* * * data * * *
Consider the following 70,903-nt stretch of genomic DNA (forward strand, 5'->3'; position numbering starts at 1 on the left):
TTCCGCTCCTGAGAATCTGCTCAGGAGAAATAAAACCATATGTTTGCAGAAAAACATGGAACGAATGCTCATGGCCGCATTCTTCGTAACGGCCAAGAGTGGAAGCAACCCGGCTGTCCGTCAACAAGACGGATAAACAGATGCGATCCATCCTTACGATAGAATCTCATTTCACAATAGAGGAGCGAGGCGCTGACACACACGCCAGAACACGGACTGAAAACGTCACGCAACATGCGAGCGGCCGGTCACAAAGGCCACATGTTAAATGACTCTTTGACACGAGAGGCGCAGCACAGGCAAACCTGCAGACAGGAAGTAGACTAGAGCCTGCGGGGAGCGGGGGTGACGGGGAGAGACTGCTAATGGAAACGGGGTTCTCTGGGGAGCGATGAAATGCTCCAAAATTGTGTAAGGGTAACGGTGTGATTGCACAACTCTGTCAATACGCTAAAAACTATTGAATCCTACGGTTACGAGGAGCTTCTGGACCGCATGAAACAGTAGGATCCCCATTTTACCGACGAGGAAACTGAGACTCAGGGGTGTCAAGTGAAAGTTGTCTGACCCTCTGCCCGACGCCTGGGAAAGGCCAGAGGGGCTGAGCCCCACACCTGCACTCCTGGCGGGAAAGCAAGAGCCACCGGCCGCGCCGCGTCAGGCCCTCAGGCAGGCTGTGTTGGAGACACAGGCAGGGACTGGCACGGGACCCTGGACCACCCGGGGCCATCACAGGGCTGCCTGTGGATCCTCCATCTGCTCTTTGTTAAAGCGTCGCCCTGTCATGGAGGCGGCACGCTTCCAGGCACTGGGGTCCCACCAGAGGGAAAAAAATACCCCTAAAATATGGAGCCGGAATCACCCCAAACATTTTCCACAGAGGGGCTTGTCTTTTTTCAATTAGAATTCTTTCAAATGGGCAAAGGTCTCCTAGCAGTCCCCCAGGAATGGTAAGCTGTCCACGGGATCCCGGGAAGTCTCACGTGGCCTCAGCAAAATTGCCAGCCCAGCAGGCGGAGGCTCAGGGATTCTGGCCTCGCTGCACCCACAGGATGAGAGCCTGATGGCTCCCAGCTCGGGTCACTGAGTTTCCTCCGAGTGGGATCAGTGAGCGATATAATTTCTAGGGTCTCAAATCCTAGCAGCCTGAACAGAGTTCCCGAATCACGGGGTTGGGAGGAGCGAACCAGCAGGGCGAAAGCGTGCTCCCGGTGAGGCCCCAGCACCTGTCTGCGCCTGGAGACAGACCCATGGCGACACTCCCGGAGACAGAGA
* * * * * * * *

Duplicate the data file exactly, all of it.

Consider the following 70,903-nt stretch of genomic DNA (forward strand, 5'->3'; position numbering starts at 1 on the left):
TTCCGCTCCTGAGAATCTGCTCAGGAGAAATAAAACCATATGTTTGCAGAAAAACATGGAACGAATGCTCATGGCCGCATTCTTCGTAACGGCCAAGAGTGGAAGCAACCCGGCTGTCCGTCAACAAGACGGATAAACAGATGCGATCCATCCTTACGATAGAATCTCATTTCACAATAGAGGAGCGAGGCGCTGACACACACGCCAGAACACGGACTGAAAACGTCACGCAACATGCGAGCGGCCGGTCACAAAGGCCACATGTTAAATGACTCTTTGACACGAGAGGCGCAGCACAGGCAAACCTGCAGACAGGAAGTAGACTAGAGCCTGCGGGGAGCGGGGGTGACGGGGAGAGACTGCTAATGGAAACGGGGTTCTCTGGGGAGCGATGAAATGCTCCAAAATTGTGTAAGGGTAACGGTGTGATTGCACAACTCTGTCAATACGCTAAAAACTATTGAATCCTACGGTTACGAGGAGCTTCTGGACCGCATGAAACAGTAGGATCCCCATTTTACCGACGAGGAAACTGAGACTCAGGGGTGTCAAGTGAAAGTTGTCTGACCCTCTGCCCGACGCCTGGGAAAGGCCAGAGGGGCTGAGCCCCACACCTGCACTCCTGGCGGGAAAGCAAGAGCCACCGGCCGCGCCGCGTCAGGCCCTCAGGCAGGCTGTGTTGGAGACACAGGCAGGGACTGGCACGGGACCCTGGACCACCCGGGGCCATCACAGGGCTGCCTGTGGATCCTCCATCTGCTCTTTGTTAAAGCGTCGCCCTGTCATGGAGGCGGCACGCTTCCAGGCACTGGGGTCCCACCAGAGGGAAAAAAATACCCCTAAAATATGGAGCCGGAATCACCCCAAACATTTTCCACAGAGGGGCTTGTCTTTTTTCAATTAGAATTCTTTCAAATGGGCAAAGGTCTCCTAGCAGTCCCCCAGGAATGGTAAGCTGTCCACGGGATCCCGGGAAGTCTCACGTGGCCTCAGCAAAATTGCCAGCCCAGCAGGCGGAGGCTCAGGGATTCTGGCCTCGCTGCACCCACAGGATGAGAGCCTGATGGCTCCCAGCTCGGGTCACTGAGTTTCCTCCGAGTGGGATCAGTGAGCGATATAATTTCTAGGGTCTCAAATCCTAGCAGCCTGAACAGAGTTCCCGAATCACGGGGTTGGGAGGAGCGAACCAGCAGGGCGAAAGCGTGCTCCCGGTGAGGCCCCAGCACCTGTCTGCGCCTGGAGACAGACCCATGGCGACACTCCCGGAGACAGAGA